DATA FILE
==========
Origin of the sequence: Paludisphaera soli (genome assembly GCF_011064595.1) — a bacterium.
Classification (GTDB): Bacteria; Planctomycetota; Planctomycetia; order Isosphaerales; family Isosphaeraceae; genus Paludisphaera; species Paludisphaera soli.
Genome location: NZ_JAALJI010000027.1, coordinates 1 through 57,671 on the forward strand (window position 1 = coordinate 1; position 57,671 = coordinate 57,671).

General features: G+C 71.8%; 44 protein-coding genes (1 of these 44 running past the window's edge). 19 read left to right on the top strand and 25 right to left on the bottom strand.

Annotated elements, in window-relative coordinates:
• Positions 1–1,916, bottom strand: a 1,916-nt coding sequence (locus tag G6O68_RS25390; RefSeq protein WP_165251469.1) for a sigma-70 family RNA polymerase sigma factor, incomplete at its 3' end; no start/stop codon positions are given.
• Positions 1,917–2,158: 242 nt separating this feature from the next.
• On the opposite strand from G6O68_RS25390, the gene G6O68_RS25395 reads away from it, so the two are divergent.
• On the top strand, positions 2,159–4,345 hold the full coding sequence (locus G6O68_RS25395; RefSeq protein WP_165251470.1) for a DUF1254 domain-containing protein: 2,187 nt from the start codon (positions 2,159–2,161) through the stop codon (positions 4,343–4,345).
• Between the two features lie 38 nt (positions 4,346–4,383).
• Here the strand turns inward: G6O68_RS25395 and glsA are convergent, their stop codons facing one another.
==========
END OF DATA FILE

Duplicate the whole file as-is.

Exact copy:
Origin of the sequence: Paludisphaera soli (genome assembly GCF_011064595.1) — a bacterium.
Classification (GTDB): Bacteria; Planctomycetota; Planctomycetia; order Isosphaerales; family Isosphaeraceae; genus Paludisphaera; species Paludisphaera soli.
Genome location: NZ_JAALJI010000027.1, coordinates 1 through 57,671 on the forward strand (window position 1 = coordinate 1; position 57,671 = coordinate 57,671).

General features: G+C 71.8%; 44 protein-coding genes (1 of these 44 running past the window's edge). 19 read left to right on the top strand and 25 right to left on the bottom strand.

Annotated elements, in window-relative coordinates:
• Positions 1–1,916, bottom strand: a 1,916-nt coding sequence (locus tag G6O68_RS25390; RefSeq protein WP_165251469.1) for a sigma-70 family RNA polymerase sigma factor, incomplete at its 3' end; no start/stop codon positions are given.
• Positions 1,917–2,158: 242 nt separating this feature from the next.
• On the opposite strand from G6O68_RS25390, the gene G6O68_RS25395 reads away from it, so the two are divergent.
• On the top strand, positions 2,159–4,345 hold the full coding sequence (locus G6O68_RS25395; RefSeq protein WP_165251470.1) for a DUF1254 domain-containing protein: 2,187 nt from the start codon (positions 2,159–2,161) through the stop codon (positions 4,343–4,345).
• Between the two features lie 38 nt (positions 4,346–4,383).
• Here the strand turns inward: G6O68_RS25395 and glsA are convergent, their stop codons facing one another.